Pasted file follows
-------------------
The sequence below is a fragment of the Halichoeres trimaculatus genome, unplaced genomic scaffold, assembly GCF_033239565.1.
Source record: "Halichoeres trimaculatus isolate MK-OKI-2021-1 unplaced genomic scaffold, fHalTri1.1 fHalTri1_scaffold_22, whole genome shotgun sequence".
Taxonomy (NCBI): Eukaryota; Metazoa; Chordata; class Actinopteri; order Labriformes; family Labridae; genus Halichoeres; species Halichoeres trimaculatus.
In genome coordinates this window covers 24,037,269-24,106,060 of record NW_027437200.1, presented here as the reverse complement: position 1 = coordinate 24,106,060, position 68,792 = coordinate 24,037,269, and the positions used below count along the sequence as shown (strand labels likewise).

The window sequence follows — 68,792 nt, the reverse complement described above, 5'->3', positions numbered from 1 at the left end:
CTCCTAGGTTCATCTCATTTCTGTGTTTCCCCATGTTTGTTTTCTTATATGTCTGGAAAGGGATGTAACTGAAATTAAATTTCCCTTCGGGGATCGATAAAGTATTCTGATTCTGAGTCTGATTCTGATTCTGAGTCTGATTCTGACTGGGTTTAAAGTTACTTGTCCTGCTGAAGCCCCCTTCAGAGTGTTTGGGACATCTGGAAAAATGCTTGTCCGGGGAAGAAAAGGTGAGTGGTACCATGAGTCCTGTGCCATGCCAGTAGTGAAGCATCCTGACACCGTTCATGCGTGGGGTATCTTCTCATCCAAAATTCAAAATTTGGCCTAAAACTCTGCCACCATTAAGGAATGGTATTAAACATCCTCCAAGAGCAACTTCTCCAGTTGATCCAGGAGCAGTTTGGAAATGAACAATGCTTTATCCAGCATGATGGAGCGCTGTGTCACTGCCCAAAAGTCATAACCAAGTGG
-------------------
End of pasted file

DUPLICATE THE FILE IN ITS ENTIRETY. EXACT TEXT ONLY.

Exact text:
The sequence below is a fragment of the Halichoeres trimaculatus genome, unplaced genomic scaffold, assembly GCF_033239565.1.
Source record: "Halichoeres trimaculatus isolate MK-OKI-2021-1 unplaced genomic scaffold, fHalTri1.1 fHalTri1_scaffold_22, whole genome shotgun sequence".
Taxonomy (NCBI): Eukaryota; Metazoa; Chordata; class Actinopteri; order Labriformes; family Labridae; genus Halichoeres; species Halichoeres trimaculatus.
In genome coordinates this window covers 24,037,269-24,106,060 of record NW_027437200.1, presented here as the reverse complement: position 1 = coordinate 24,106,060, position 68,792 = coordinate 24,037,269, and the positions used below count along the sequence as shown (strand labels likewise).

The window sequence follows — 68,792 nt, the reverse complement described above, 5'->3', positions numbered from 1 at the left end:
CTCCTAGGTTCATCTCATTTCTGTGTTTCCCCATGTTTGTTTTCTTATATGTCTGGAAAGGGATGTAACTGAAATTAAATTTCCCTTCGGGGATCGATAAAGTATTCTGATTCTGAGTCTGATTCTGATTCTGAGTCTGATTCTGACTGGGTTTAAAGTTACTTGTCCTGCTGAAGCCCCCTTCAGAGTGTTTGGGACATCTGGAAAAATGCTTGTCCGGGGAAGAAAAGGTGAGTGGTACCATGAGTCCTGTGCCATGCCAGTAGTGAAGCATCCTGACACCGTTCATGCGTGGGGTATCTTCTCATCCAAAATTCAAAATTTGGCCTAAAACTCTGCCACCATTAAGGAATGGTATTAAACATCCTCCAAGAGCAACTTCTCCAGTTGATCCAGGAGCAGTTTGGAAATGAACAATGCTTTATCCAGCATGATGGAGCGCTGTGTCACTGCCCAAAAGTCATAACCAAGTGG